So, how can you eat healthier at work?  First of all, think about the culture of food at your workplace.  People bring in all kinds of unhealthy food to share with one another (think cookies, cakes, candy, etc.).  I know that this has turned into “thing we do” at work and I talk to people who look to cookies, cakes, and candy to provide comfort and pleasure.  While that may work temporarily, this kind of eating  then leads to feeling bad about yourself and a lack of energy for the work you have to do.  This behavior ultimately culminates in difficulties meeting the demands of your job and that’s when your stress level increases.  As the stress level increases, you produce cortisol in the body which is associated with the storage of fat around your middle.  Look down at your waistline and see if that’s true for you.

Isn’t it time we started thinking about how we can change our mind-set about what to eat at work?  Here are some suggestions for eating healthier at work.

  1. Start a fruit bowl in your office (to replace the old candy bowl)
  2. Bring in healthy snacks so you won’t be tempted by the cookies, cakes, and candy.
  3. Healthy snacks to bring to work include whole grain crackers, peanut or almond butter, dried fruit, nuts, trail mix, fresh vegetables, hummus, and yogurt cups.
  4. Suggest healthier food at meetings (forget the donuts and bring on the fresh fruit)
  5. Have healthy potlucks with your co-workers to get people thinking about how to cook healthy.
  6. Don’t bring in the food you want to get rid of at home (so you don’t eat it).  Throw it away!
  7. Post this blog in an area where everyone can read it.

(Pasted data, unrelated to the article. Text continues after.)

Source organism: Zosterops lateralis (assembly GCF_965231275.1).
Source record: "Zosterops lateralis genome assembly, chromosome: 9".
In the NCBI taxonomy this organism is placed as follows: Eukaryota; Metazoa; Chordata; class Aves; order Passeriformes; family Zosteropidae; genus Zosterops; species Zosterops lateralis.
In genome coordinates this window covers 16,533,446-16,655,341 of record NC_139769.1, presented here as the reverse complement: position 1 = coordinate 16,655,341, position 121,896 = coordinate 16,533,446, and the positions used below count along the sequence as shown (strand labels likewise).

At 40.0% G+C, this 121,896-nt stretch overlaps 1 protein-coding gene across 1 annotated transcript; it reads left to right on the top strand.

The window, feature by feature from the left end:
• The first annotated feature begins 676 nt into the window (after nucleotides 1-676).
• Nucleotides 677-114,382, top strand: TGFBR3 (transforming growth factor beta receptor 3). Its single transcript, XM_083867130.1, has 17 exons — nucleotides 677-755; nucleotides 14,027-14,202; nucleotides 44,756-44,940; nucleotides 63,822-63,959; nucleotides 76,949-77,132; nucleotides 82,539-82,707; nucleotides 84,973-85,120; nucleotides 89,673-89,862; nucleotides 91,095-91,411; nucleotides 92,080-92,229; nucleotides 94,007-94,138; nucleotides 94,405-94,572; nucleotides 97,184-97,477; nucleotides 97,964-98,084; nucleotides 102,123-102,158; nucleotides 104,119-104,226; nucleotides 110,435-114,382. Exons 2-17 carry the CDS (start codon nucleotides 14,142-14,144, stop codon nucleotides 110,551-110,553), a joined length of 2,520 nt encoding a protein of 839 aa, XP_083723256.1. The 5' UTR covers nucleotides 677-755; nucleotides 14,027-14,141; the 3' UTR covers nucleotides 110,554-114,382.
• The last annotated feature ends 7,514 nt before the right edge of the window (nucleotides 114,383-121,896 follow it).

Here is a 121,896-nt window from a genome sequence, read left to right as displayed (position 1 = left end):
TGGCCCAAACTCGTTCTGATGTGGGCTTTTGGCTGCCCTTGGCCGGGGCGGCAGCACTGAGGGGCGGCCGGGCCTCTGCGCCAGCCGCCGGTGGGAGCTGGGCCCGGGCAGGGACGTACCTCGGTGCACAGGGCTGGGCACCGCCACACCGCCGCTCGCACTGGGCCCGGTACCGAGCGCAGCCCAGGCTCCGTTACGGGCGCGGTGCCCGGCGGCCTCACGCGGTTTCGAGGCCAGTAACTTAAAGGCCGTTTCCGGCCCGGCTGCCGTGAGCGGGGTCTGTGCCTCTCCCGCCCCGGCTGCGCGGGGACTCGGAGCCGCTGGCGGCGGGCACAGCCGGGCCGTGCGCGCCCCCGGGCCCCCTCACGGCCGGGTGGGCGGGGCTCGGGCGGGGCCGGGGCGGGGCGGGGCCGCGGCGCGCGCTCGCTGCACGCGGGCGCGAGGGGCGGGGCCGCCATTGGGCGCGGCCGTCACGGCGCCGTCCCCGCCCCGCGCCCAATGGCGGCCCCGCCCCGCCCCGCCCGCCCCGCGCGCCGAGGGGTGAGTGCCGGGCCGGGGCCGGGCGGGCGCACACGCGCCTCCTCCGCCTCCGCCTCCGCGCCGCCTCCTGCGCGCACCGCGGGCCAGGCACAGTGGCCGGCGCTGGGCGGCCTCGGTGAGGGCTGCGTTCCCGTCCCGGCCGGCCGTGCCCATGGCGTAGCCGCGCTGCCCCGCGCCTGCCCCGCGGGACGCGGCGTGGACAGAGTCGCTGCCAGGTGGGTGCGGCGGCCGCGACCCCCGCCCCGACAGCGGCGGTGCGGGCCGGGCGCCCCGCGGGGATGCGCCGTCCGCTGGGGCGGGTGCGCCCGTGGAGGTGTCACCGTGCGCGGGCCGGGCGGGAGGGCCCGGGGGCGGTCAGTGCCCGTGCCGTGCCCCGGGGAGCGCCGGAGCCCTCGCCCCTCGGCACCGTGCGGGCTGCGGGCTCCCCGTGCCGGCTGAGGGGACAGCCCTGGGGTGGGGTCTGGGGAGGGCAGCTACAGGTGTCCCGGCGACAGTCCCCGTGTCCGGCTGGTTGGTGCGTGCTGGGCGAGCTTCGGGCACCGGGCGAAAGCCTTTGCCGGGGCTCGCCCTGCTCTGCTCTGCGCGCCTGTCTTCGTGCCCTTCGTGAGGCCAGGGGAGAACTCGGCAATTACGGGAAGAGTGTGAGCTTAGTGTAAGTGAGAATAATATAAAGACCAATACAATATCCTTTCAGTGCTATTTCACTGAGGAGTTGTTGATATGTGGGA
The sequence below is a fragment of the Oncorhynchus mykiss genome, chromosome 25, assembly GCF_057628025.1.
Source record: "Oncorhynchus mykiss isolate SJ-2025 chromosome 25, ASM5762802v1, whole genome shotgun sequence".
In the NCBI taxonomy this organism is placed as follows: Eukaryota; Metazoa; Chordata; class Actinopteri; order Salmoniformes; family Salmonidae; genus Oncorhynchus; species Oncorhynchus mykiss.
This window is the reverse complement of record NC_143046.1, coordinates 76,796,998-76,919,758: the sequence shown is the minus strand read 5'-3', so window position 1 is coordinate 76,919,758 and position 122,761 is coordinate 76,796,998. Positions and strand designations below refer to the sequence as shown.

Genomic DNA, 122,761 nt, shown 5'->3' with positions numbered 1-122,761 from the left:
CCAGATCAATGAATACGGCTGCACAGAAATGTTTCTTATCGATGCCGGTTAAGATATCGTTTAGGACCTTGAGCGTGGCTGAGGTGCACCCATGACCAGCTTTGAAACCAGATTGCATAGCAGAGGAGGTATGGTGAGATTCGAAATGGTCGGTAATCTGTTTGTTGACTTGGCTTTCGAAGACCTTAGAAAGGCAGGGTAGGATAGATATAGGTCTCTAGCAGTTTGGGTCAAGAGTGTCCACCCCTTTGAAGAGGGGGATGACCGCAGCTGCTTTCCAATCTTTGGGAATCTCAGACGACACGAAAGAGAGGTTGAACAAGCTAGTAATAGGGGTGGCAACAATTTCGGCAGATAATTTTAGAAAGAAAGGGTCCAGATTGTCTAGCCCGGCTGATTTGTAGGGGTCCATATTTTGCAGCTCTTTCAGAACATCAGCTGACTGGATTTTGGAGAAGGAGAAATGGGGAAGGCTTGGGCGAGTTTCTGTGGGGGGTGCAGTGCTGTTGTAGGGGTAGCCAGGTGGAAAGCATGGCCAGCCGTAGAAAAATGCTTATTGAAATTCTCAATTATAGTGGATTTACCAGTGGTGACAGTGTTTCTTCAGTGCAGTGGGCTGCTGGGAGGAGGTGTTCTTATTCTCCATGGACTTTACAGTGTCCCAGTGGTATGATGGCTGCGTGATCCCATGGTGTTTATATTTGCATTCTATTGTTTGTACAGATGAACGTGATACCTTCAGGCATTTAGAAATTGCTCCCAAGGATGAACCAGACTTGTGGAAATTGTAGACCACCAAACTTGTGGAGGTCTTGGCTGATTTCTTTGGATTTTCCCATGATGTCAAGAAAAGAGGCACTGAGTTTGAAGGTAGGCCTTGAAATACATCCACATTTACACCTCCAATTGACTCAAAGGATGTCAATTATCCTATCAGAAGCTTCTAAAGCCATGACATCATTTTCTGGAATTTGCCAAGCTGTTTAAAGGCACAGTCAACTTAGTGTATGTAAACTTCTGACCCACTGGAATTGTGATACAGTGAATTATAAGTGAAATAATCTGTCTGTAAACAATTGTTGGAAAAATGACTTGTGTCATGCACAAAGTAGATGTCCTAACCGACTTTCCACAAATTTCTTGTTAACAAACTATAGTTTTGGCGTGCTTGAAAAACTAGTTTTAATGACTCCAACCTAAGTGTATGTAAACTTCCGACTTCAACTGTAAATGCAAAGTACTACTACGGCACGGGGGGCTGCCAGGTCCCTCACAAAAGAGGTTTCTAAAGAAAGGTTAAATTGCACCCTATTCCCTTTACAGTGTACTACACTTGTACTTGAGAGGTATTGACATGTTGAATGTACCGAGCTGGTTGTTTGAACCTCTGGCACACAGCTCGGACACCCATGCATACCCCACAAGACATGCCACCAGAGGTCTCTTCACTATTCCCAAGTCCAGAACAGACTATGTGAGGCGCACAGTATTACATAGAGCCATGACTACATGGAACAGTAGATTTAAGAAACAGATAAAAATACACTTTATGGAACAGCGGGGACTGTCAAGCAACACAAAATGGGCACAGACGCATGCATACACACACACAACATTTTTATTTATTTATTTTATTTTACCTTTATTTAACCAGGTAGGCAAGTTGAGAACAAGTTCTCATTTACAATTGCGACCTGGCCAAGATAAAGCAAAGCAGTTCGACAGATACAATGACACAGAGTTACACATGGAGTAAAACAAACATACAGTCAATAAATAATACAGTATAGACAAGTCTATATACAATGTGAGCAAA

Tell me some things that you do at work to make the food culture healthier and if you are a University of Missouri employee you’ll be entered into a drawing for a Healthy for Life lunch bag!!  Last week’s winner was Nancy Johnson, who won a new yoga mat.

If you’d like to know more about how to eat healthier all the time, think about enrolling in my next Eat for Life class starting at the end of May.  Contact me at RossyL@umsystem.edu for more information.

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Three easy ways to de-stress at work

4240000_thumbnailI recently gave a presentation about taking care of your body when you’re under stress.  For most of us, that would be every day.  Wanting to give something to people that they could remember when they’re caught in the middle of stress, I came up with three easy steps to de-stress.  For the biggest effect, do these steps throughout the day and you’ll probably notice stress doesn’t get out of control nearly as often.  Comment on your favorite de-stress technique and be entered for a prize.

1. Take 5 deep, long breaths and feel the sensations of your body from head to toe (Remember to breathe out for twice as long as you breathe in because that way you will have room for a big inhale—very important!)

2. Take a short walk (down the hall, around the building, up and down the stairs)